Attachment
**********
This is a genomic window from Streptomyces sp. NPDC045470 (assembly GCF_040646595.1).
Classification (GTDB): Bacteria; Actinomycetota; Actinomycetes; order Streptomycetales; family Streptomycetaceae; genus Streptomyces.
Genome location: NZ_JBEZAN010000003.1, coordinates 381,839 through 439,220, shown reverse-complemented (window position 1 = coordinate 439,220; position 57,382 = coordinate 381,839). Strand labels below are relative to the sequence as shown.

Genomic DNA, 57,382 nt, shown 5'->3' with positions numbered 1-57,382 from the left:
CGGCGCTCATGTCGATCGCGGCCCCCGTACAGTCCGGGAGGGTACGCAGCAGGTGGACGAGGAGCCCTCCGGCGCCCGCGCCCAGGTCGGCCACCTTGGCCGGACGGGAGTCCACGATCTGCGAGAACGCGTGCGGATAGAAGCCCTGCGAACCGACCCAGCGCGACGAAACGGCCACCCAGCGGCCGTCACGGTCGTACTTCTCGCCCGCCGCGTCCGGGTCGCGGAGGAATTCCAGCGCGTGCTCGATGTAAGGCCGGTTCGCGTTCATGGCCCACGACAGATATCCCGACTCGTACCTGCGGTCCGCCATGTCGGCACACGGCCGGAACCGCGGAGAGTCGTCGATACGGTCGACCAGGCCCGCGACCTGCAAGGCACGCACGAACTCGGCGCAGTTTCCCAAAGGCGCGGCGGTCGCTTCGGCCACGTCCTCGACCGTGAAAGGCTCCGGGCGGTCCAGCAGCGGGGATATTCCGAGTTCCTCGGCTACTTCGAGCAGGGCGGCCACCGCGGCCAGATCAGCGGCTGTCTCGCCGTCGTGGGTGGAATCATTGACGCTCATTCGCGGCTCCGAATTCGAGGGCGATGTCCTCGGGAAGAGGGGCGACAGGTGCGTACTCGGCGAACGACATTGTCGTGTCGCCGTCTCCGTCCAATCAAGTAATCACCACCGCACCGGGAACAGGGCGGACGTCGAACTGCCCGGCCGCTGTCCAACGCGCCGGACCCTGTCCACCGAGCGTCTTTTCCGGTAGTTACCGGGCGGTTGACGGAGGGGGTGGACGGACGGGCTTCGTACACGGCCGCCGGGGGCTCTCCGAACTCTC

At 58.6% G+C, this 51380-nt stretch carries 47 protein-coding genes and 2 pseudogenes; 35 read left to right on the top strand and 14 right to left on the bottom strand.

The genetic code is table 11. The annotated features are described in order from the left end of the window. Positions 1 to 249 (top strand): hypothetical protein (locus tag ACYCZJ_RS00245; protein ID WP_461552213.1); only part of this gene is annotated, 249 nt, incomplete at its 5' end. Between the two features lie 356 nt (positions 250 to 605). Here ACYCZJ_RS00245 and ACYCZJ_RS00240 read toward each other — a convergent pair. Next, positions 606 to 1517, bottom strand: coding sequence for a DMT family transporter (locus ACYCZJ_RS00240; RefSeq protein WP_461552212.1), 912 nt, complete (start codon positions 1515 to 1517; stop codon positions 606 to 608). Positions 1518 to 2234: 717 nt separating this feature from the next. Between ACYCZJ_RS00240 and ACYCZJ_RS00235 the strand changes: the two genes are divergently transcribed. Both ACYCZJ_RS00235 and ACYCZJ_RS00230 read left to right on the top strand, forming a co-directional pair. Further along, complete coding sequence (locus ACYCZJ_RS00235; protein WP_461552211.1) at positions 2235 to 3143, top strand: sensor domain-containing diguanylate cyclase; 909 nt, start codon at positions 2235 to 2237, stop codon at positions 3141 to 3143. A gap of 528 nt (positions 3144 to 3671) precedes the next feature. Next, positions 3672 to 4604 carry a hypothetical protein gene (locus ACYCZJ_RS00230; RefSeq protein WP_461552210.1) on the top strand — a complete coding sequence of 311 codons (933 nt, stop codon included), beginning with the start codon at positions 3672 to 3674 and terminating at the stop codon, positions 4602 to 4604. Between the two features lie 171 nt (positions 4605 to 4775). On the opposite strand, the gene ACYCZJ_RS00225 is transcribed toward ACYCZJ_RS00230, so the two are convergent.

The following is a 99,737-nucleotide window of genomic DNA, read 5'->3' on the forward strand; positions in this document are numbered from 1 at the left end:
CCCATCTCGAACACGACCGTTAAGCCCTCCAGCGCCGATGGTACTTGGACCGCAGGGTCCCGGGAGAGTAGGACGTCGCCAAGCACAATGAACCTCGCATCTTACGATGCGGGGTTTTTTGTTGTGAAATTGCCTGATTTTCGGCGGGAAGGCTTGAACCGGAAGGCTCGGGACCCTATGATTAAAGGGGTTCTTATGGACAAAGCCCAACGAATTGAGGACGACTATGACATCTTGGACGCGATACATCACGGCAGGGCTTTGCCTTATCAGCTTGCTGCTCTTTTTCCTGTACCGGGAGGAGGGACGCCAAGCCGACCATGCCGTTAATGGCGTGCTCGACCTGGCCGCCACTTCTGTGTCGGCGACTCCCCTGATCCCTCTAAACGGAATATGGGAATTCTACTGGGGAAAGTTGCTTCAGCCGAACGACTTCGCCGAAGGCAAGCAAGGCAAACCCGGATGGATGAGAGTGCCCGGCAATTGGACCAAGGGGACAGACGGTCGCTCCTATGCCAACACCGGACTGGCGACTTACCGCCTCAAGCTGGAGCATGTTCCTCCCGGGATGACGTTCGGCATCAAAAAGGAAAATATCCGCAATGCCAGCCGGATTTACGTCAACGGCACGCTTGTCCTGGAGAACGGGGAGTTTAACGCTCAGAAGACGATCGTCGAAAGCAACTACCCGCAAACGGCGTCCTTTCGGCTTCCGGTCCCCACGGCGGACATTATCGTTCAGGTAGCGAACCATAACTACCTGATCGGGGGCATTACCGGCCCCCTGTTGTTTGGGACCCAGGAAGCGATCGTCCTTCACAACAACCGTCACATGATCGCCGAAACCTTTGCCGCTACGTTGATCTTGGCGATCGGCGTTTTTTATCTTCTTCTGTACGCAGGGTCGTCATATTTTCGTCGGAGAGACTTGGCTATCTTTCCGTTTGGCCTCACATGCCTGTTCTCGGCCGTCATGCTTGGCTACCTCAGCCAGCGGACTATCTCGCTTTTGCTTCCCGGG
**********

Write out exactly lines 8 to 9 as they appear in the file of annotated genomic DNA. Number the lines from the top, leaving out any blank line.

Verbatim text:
The following is a 99,737-nucleotide window of genomic DNA, read 5'->3' on the forward strand; positions in this document are numbered from 1 at the left end:
CCCATCTCGAACACGACCGTTAAGCCCTCCAGCGCCGATGGTACTTGGACCGCAGGGTCCCGGGAGAGTAGGACGTCGCCAAGCACAATGAACCTCGCATCTTACGATGCGGGGTTTTTTGTTGTGAAATTGCCTGATTTTCGGCGGGAAGGCTTGAACCGGAAGGCTCGGGACCCTATGATTAAAGGGGTTCTTATGGACAAAGCCCAACGAATTGAGGACGACTATGACATCTTGGACGCGATACATCACGGCAGGGCTTTGCCTTATCAGCTTGCTGCTCTTTTTCCTGTACCGGGAGGAGGGACGCCAAGCCGACCATGCCGTTAATGGCGTGCTCGACCTGGCCGCCACTTCTGTGTCGGCGACTCCCCTGATCCCTCTAAACGGAATATGGGAATTCTACTGGGGAAAGTTGCTTCAGCCGAACGACTTCGCCGAAGGCAAGCAAGGCAAACCCGGATGGATGAGAGTGCCCGGCAATTGGACCAAGGGGACAGACGGTCGCTCCTATGCCAACACCGGACTGGCGACTTACCGCCTCAAGCTGGAGCATGTTCCTCCCGGGATGACGTTCGGCATCAAAAAGGAAAATATCCGCAATGCCAGCCGGATTTACGTCAACGGCACGCTTGTCCTGGAGAACGGGGAGTTTAACGCTCAGAAGACGATCGTCGAAAGCAACTACCCGCAAACGGCGTCCTTTCGGCTTCCGGTCCCCACGGCGGACATTATCGTTCAGGTAGCGAACCATAACTACCTGATCGGGGGCATTACCGGCCCCCTGTTGTTTGGGACCCAGGAAGCGATCGTCCTTCACAACAACCGTCACATGATCGCCGAAACCTTTGCCGCTACGTTGATCTTGGCGATCGGCGTTTTTTATCTTCTTCTGTACGCAGGGTCGTCATATTTTCGTCGGAGAGACTTGGCTATCTTTCCGTTTGGCCTCACATGCCTGTTCTCGGCCGTCATGCTTGGCTACCTCAGCCAGCGGACTATCTCGCTTTTGCTTCCCGGG